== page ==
The Ghosts of the 60s and 80s Haunted and Inspired this Campaign
It has been quite the ride. Political scientists who doubt the impact campaigns can have on votes will need to take this roller-coaster of a campaign into account. Neither Barack Obama nor John McCain coasted to their respective party’s nomination and the lead in the general campaign switched at least three times. Judging by most polls, Obama led for much of the summer, McCain surged just before and during the Republican National Convention. Then Obama pulled into the lead thanks to the financial meltdown and Obama’s steadier debate performances.
Tomorrow, American voters will find themselves shaped by the 1960s’ revolution as they judge – but also partially try to replicate -- the 1980s revolution. Both nominees represent the tremendous progress the country has made since the 1960s. As one of America’s most famous Vietnam veterans, John McCain represents the seachange in attitudes towards Vietnam vets, partially due to his own efforts. Although the claim that soldiers returning from Vietnam were spat at has never been proven, in the 1970s, many felt neglected and rejected by the country they had served. McCain’s iconic role in American culture as a symbol of patriotism, selflessness, and sacrifice illustrates that many of the national wounds from that war have healed.
Obama, who has spent much of the campaign remarking about how young he was during the 1960s, is in so many ways a child of that decade. The civil rights movement made his candidacy possible. Standing on the shoulders of the movement’s giants, Obama has gone farther and faster than any of them dared to hope. Martin Luther King, Jr’s audacity was in dreaming his children would be treated as the equal of whites, not that they would be in a position to lead.
As the sixties casts its shadow on this choice, the decade of the eighties looms large as well. When John McCain is not paying homage to Theodore Roosevelt, McCain speaks of Ronald Reagan. Both Roosevelt and Reagan offer the kind of muscular, nationalist, leadership McCain admires. Obama admires that style of leadership too, even if he dislikes Reagan’s policies. In a January interview in Nevada, Obama said Reagan had “changed the trajectory of America in a way that, you know, Richard Nixon did not and in a way that Bill Clinton did not.” In defending these remarks against the inevitable Democratic – and Clintonesque – onslaught – Obama explained that he was not embracing Reagan’s positions, just admiring Reagan as a “transformative leader.” Again and again, at his most powerful campaigning moments, Obama has demonstrated a similar potential.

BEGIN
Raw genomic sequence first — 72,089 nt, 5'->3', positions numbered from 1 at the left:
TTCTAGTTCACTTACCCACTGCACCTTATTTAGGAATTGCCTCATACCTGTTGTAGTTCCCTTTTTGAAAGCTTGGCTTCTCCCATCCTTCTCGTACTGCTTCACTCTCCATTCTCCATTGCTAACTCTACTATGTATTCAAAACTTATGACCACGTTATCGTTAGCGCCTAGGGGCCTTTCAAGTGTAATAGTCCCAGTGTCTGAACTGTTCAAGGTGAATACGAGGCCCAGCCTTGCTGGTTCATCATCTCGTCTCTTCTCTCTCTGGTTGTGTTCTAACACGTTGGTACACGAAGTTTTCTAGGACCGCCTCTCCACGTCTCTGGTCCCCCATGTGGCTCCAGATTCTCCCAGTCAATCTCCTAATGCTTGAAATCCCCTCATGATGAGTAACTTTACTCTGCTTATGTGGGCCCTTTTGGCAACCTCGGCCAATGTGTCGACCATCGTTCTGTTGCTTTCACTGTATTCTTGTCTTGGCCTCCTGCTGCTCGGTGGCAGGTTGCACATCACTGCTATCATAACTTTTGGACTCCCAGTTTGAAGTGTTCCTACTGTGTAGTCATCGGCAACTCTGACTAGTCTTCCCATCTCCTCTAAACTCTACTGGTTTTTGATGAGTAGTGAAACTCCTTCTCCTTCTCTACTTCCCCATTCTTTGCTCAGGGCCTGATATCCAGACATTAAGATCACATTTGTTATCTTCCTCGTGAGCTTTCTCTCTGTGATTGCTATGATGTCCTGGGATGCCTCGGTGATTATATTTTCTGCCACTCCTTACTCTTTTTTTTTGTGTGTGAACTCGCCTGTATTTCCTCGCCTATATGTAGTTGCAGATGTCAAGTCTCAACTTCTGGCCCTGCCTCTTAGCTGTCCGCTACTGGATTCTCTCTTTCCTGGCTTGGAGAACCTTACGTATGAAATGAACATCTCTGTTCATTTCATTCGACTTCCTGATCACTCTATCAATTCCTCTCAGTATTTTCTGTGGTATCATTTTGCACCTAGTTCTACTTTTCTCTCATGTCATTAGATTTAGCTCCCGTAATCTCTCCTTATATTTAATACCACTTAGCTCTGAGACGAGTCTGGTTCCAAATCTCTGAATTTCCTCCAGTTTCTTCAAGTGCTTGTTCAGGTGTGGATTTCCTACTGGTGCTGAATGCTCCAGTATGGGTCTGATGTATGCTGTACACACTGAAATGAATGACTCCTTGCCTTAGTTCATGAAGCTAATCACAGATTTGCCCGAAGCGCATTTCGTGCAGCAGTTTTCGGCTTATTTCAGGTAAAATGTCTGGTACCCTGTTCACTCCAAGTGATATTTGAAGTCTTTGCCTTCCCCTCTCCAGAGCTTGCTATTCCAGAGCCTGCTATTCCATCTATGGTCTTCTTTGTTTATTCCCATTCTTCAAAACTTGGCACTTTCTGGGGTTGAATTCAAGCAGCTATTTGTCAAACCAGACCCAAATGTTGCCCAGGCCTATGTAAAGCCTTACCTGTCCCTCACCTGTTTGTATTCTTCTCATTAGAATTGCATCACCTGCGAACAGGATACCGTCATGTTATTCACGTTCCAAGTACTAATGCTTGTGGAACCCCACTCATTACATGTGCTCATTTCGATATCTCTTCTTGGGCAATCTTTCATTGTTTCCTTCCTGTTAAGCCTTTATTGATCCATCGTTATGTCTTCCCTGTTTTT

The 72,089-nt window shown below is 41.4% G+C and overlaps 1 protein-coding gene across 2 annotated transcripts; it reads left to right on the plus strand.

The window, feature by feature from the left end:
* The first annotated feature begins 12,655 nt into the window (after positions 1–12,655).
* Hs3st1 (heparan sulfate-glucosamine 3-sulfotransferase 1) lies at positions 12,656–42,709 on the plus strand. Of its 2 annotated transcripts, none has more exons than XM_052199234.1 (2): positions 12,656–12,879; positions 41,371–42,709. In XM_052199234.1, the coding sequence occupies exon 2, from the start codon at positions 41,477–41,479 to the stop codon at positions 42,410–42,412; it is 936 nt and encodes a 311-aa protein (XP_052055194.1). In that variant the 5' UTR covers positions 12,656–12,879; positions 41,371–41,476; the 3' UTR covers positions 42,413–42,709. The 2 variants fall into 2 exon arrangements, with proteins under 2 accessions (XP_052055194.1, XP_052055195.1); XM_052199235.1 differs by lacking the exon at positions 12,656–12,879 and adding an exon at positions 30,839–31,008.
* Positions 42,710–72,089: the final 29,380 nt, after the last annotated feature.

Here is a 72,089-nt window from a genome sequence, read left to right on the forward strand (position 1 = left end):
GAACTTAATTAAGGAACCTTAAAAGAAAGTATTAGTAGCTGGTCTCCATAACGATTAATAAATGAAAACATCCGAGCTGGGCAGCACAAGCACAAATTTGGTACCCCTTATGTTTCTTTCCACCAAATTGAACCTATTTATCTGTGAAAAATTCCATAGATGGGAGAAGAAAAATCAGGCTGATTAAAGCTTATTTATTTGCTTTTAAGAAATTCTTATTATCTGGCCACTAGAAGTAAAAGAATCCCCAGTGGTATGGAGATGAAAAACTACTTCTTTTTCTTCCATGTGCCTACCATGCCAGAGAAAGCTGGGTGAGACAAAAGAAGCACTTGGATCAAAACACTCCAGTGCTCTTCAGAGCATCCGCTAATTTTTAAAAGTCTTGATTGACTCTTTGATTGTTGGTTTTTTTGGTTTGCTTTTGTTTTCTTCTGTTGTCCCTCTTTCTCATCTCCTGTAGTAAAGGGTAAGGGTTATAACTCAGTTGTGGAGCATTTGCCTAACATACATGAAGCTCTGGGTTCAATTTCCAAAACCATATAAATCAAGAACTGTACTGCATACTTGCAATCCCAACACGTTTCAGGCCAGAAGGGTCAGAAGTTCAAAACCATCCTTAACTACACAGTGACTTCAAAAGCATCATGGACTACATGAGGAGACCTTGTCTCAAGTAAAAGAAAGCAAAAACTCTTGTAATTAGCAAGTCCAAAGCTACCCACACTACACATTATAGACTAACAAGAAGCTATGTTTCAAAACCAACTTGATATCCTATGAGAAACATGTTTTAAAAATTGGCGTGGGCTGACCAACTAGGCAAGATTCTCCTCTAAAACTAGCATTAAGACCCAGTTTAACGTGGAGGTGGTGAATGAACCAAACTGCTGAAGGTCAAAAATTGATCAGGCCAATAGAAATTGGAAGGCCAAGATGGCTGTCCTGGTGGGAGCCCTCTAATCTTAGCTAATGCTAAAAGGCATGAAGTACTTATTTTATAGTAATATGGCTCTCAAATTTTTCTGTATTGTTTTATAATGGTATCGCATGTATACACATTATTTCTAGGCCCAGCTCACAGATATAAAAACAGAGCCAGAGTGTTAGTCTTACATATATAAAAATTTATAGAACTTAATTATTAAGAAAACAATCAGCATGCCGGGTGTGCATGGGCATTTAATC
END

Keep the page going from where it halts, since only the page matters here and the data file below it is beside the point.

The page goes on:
Of course, the financial meltdown put the legacy of the 1980s into contention more directly. In the summer, the Soviet invasion of Georgia and the continuing worries about Iran and Iraq made 2008 look like it was going to be a foreign policy-oriented election. That assumption helps explain Obama’s selection of Joe Biden as a running mate. This choice – like so many other assumptions – seemed unnecessary once the stock market started plummeting.
Alas, despite the leadership opportunity the financial crisis provided for the candidates, neither rose to the occasion. Both remained cautious, simplistic demagogic. Of course, that was par for the campaigning course. But the campaign hoopla is almost over. Tomorrow, the president-elect has to start planning how to help the country – a task that will make the challenges of even this campaign seem downright trivial.
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mary lili jory - 8/16/2009
I like very much the writings and pictures and explanations in your adress so I look forward to see your next writings.
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Lorraine Paul - 11/7/2008
Mr Gay, as your students know nothing of the Vietnam war, you know nothing of the collapse of the Soviet Union.
Give yourself an assignmnent to find out more. You won't be disappointed.
thomas scott gay - 11/4/2008
As a professor in the 90s, I was
embraced for my Viet-nam experience,
by my students who nothing of that war. They were motivated by TV images of the Viet-nam memorial, and a
move to the right inspired by
Reagan politics in their homes.
Last night on Monday Night Football
Obama's answer to what one thing he would change in sports was right on.
Football fans don't know the politics
of college professors who control the
college post season, but Obama spoke
You are correct that the challenges to help this country start now. Reagan
and Obama are the vanguards of this
era. Reagan accomplished internationally what the left never dreamed possible. The hope is that Obama accomplishes domestically what the right never thought possible.
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